Sisters Prep to Take Over $28 Million Black Construction Business

Louis B. Lynn’s family tree is rooted in entrepreneurship. His grandfather owned a grocery store and his father ran a butcher shop.  “My father was businessman of the year back in the ’60s. Last year, we won the Ronald H. Brown Leadership Award,” says the president and chief horticulturalist of ENVIRO AgScience Inc. (No. 84 on the be industrial/service companies list with $28 million in revenues).

The 29-year-old family-owned business provides construction, construction management, architectural, and landscape services. In addition to its Columbia, South Carolina headquarters, ENVIRO has offices in Atlanta, Las Vegas, and Los Angeles.

Lynn launched ENVIRO in 1984 using his severance pay for 15 years of service after being downsized from a middle management position at Monsanto, one of the nation’s largest agricultural companies. As someone who follows the “each one, teach one” principle, Lynn could have become a college professor; he holds bachelor’s and master’s degrees in horticulture from Clemson University and a Ph.D. from the University of Maryland. But it was the entrepreneurial bug and a green thumb that led him to create a commercial lawn care business that he has cultivated into a full-service construction management company servicing private sector, government, education, and military clients.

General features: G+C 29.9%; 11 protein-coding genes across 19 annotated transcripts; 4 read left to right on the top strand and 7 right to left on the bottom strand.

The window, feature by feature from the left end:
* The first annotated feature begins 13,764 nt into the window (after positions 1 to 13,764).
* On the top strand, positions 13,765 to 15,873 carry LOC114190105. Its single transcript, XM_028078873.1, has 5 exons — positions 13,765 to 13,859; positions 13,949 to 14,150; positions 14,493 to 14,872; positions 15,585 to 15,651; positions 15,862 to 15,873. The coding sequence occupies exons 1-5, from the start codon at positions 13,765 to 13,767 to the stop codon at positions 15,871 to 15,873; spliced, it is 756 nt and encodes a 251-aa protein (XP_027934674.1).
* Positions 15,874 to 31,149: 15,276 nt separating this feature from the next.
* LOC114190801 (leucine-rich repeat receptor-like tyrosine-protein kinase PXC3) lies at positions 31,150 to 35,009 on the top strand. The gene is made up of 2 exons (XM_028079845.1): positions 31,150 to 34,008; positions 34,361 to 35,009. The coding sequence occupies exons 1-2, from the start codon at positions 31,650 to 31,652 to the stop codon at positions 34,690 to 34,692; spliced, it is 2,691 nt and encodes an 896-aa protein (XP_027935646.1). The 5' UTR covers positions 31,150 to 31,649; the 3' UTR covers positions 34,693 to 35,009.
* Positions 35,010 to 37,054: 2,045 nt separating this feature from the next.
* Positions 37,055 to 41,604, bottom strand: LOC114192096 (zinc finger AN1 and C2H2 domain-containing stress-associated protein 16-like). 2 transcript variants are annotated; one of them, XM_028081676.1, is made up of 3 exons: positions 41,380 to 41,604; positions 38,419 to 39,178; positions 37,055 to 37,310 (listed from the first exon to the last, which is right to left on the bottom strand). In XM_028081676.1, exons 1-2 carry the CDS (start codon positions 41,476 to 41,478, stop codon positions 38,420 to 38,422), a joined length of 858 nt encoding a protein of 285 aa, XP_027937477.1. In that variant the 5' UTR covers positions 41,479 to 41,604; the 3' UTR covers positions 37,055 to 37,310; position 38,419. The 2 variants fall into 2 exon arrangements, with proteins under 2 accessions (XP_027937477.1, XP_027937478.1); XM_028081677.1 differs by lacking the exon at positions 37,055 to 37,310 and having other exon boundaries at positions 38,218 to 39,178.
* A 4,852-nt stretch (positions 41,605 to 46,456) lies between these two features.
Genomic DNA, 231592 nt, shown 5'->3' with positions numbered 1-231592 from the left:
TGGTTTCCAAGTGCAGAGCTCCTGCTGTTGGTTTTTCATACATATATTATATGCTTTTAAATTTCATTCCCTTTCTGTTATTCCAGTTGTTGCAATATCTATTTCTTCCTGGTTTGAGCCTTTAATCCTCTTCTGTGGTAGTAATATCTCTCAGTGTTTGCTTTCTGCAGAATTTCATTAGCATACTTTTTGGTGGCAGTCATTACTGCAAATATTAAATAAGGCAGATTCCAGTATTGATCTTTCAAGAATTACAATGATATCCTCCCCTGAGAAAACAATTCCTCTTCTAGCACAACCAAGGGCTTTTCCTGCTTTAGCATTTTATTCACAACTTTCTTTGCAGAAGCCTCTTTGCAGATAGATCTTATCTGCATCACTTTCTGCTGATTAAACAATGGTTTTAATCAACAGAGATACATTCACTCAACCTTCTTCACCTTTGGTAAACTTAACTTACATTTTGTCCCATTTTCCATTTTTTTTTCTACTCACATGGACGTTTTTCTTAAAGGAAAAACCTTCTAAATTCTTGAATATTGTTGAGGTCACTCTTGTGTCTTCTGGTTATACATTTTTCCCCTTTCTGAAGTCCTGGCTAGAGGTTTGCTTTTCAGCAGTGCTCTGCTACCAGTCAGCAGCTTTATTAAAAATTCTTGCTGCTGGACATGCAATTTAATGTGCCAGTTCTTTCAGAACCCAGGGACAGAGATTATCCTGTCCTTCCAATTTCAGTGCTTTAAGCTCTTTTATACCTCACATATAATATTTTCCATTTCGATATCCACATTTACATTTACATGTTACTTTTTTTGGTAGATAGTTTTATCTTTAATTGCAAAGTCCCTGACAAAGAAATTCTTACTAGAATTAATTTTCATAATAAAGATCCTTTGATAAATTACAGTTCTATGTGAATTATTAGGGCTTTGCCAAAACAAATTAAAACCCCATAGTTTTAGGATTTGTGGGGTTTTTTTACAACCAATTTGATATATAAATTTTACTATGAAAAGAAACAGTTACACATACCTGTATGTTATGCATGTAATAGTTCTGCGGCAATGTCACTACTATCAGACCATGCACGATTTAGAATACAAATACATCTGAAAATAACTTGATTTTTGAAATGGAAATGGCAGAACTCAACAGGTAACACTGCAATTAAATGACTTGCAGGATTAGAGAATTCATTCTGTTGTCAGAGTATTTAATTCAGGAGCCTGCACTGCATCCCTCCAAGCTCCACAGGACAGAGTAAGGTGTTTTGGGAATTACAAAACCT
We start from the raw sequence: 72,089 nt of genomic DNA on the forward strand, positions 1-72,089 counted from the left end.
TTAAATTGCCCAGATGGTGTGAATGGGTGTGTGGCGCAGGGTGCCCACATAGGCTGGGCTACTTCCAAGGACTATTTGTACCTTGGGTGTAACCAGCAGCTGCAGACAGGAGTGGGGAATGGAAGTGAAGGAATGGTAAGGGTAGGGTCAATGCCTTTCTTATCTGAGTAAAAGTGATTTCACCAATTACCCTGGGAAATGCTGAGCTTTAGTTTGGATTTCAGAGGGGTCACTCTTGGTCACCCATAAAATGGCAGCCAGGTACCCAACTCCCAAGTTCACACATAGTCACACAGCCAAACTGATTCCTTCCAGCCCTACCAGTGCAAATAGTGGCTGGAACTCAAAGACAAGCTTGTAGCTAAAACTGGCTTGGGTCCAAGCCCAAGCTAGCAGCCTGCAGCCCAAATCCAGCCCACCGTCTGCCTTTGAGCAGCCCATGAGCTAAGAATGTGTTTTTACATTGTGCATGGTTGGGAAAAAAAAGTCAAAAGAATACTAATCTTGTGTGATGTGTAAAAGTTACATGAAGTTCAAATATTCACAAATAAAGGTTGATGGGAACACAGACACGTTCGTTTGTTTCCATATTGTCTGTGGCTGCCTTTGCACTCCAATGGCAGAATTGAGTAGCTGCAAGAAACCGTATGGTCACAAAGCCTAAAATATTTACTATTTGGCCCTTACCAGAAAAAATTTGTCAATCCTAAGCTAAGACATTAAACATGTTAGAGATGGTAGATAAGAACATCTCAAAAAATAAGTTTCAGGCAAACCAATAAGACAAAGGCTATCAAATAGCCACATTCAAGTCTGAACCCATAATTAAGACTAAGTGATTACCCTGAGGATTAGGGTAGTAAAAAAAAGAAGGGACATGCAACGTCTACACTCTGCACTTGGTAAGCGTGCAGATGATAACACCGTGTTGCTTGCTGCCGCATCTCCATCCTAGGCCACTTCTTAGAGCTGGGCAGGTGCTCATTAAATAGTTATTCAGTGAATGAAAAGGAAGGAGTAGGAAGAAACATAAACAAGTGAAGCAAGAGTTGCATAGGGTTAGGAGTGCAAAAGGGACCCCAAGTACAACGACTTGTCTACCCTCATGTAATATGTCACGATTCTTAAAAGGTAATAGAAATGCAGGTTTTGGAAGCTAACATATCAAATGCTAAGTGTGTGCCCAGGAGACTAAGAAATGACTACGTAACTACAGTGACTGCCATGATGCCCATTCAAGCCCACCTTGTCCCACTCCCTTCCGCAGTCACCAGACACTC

Now it is the next generation, Lynn’s children, who are spearheading plans to make ENVIRO a multinational company. His daughters Adrienne Lynn, 39, an engineer, and Krystal Conner, 36, a pharmacist, serve as vice presidents. His son, Bryan, 28, is a landscape manager.  Furthermore, a succession plan is in place for Lynn to pass the reins on to his daughters and thereby transition ENVIRO into a certified minority- and woman-owned enterprise. Lynn will stay on as chairman, while Krystal will serve as CEO and Adrienne as president.

“My father didn’t pass on a business but the desire to start a business,” the 64-year-old Lynn says. “We are the first generation in my family to have a real opportunity to pass on a substantial business.”

article by Carolyn M. Brown via blackenterprise.com

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